A number of measures have appeared in recent months seeking to define good leadership in the era of Covid-19. The Global Response to Infectious Diseases (GRID) index is perhaps the best known of these. Built on the latest epidemiological findings, this ranking is almost by definition as incomplete as our understanding of the Covid-19 virus itself.
Some have suggested that leaders in times of pandemics are those who display ‘non-traditional’ and adaptive qualities like emotional intelligence, empathy, and inclusivity – over characteristics more traditionally labelled “leadership” material. But it may be a mistake to focus too much on individual characteristics outside the social, environmental and economic context in which leaders are called upon to act.
For context does matter to the response, even if we don’t always know exactly how or why. And it includes such things as whether or not that country is an island, how small or dense the population is; how unified the country is politically, and how well the local population listens to authority.
Put simply, some countries and some leaders have a greater challenge than others.
Leadership involves not just the ability to follow conventional wisdom, but success in managing completely new scenarios and combinations of factors – in other words, "resilience", a somewhat vague term that nevertheless packs a punch, for it seems to suggest the ability to preserve in the face of hardship, while maintaining a positive outlook.
Here, the case of the UAE is interesting. The UAE, which ranks ninth in the Grid index, exhibits many of the features of the other top responders and has employed the same best practices as these nations: it cancelled mass gatherings early; imposed strict lockdowns and social distancing measures; it made science and testing the cornerstone of its response, and as of June 7, has tested approximately 28 per cent of its population, a higher percentage than any other country in the world. It also explained its vision and approach to dealing with the pandemic internally, in ways that have provided comfort and encouraged optimism.
Finding solutions to complications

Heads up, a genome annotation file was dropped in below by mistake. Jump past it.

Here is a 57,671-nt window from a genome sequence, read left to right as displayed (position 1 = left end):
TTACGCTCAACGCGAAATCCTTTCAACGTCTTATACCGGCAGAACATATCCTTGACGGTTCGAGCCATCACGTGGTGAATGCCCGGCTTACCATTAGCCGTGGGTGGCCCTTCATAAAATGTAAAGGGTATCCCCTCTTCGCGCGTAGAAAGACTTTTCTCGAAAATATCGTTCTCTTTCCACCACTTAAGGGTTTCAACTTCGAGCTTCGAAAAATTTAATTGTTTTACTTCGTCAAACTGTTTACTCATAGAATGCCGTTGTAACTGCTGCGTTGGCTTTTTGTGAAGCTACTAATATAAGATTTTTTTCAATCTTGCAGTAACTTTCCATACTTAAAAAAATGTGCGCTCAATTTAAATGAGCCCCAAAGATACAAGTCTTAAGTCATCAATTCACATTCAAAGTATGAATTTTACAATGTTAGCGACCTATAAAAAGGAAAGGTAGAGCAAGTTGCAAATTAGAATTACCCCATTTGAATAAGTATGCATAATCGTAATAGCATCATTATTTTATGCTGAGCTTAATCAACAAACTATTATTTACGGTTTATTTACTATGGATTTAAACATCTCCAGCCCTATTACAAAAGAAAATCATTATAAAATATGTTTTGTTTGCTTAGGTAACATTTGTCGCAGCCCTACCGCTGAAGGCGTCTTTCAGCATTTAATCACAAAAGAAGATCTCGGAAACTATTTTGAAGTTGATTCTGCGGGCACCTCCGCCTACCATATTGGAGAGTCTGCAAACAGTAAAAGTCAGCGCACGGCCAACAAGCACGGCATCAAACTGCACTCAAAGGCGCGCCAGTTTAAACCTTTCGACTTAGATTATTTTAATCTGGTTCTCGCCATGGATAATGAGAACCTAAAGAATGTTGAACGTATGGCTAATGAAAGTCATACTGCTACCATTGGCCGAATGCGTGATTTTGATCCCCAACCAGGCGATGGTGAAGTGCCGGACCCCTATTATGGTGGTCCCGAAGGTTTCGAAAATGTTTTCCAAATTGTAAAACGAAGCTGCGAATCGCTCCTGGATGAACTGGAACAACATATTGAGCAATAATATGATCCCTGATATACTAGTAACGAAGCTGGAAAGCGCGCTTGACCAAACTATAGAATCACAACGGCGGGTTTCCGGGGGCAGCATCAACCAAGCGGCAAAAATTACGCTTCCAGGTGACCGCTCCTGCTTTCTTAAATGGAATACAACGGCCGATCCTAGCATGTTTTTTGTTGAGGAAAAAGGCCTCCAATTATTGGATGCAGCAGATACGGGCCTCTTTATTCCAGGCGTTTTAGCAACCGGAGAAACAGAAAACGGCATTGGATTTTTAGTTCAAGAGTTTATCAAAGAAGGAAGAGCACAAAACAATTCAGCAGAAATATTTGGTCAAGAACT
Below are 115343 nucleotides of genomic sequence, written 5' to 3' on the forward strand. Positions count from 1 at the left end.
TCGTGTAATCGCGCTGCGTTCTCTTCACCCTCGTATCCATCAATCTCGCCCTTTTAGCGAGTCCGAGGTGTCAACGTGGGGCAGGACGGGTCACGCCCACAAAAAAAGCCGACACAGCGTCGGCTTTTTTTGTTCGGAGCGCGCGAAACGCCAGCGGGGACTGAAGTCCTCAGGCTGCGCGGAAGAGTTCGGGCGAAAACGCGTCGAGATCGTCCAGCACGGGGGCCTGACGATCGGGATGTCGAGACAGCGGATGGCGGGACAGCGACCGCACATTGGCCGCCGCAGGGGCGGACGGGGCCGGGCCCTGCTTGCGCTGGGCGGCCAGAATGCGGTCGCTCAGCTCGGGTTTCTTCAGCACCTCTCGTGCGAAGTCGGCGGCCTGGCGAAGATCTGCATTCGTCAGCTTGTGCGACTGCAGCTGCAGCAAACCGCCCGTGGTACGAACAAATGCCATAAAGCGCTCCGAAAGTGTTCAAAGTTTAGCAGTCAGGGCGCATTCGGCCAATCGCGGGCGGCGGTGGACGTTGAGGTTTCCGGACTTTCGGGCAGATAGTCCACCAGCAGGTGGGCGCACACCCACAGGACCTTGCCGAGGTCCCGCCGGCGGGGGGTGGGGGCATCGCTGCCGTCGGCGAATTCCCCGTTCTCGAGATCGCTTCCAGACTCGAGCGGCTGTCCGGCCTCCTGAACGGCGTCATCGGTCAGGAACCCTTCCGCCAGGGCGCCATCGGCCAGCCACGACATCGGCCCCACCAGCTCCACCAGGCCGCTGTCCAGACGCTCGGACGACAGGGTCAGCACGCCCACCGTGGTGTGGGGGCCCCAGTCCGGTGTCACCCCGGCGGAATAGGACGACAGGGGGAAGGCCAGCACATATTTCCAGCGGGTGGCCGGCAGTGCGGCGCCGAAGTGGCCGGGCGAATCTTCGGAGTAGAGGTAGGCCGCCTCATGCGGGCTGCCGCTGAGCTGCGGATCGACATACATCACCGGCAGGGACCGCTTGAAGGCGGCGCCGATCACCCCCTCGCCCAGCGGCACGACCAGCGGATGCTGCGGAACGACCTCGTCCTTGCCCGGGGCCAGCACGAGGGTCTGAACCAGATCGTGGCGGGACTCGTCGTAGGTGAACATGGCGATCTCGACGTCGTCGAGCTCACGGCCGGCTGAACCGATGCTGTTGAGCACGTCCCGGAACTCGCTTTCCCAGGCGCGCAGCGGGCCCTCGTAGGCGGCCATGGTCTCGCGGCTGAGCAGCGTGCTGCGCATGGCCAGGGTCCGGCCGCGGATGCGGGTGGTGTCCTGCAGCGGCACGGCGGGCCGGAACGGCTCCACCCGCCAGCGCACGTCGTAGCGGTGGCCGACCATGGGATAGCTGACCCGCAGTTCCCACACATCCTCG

But there are aspects to the UAE’s situation that complicate its response to the Covid-19 pandemic. Like a few other global hubs, the UAE is built on globalisation, on being a place where people from all corners of the earth come to meet and trade; indeed, some 120 million people transited the UAE in 2019.
In good times, this is a boon for the logistics services, tourism and travel industry. But it also puts the UAE on the front lines of the battle against any global contagion, whether economic or biological.
The UAE was hit hard by the global recession in 2008, and exposed to previous Sars and Mers epidemics.
Further, out of a population of 9 million, more than 7 million UAE residents are overseas citizens – which carries with it a variety of government obligations – and not forgetting the fact that the UAE is at the centre of a politically ‘hot’ region, where any additional strain could precipitate conflict.
So, while other top 10 Grid countries have some leeway to focus on their own problems, the leadership of the UAE monitors and modulates its impact on stakeholders and regional dynamics – and conversely, their impact on the UAE – imposing multiple strategic considerations at once.
But the proactive learning and investment that followed past trials has served the UAE well. It invested in better medical infrastructure, supply chain agility, food security, high-tech medical and bio-research, all of which is now helping industry to respond to the Covid-19 crisis. This is happening on a number of levels: from 3-D printing of personal protective equipment, to the development of contact tracing applications, to contributions to the search for an effective Covid-19 treatment, to the rapid sourcing and stockpiling of essential supplies – all the while keeping mortality rates one of the lowest in the world.
Following best practices
Following Covid-19 best practices, balancing economic and geo-political concerns and applying lessons learned in the past all contribute to the UAE’s Covid-19 response and this has earned it the ninth spot of the 113 countries in the Grid index.
But leadership doesn’t stop there. Just as the ability to do well with little is hard to measure, so is the ability to ‘go beyond’, and in particular, to go beyond the needs of its own population, while juggling numerous variables at home.
And that may be where the UAE's contribution is most profound.
Since early March, it has sent more than 716 tonnes of critical medical supplies to at least 63 countries, big and small, ally or rival alike. No other nation has done this, at this scale.
Adapting to shifting situations
Over the last four months of the pandemic, the country helped reunite more than 80,000 with their families, both inside and outside the UAE. For those people, as well as the beneficiaries of UAE aid, these extra efforts mean the world.
As everyone is learning, there is no short-term fix for Covid-19; what works today in fighting the virus may prove to be maladaptive in the next wave – if it comes.
Many of the factors and approaches that have generated praise for leadership now may seem more ambiguously helpful four months hence. And it may not be possible to distill effective Covid-19 leadership into a single idea.
But for those who live in the UAE, and have watched its response, the term “resilience” resonates. It is a study of the ability to deal with an unusual degree of adversity with pragmatism and minimum drama, while contributing to the greater international good.
As we move out of lockdown and address the impact that the pandemic has had on businesses it is this resilient leadership that will be paramount.
Robert Kirk is Chief Commercial Officer at Dulsco and a former chief of staff in the British Special Forces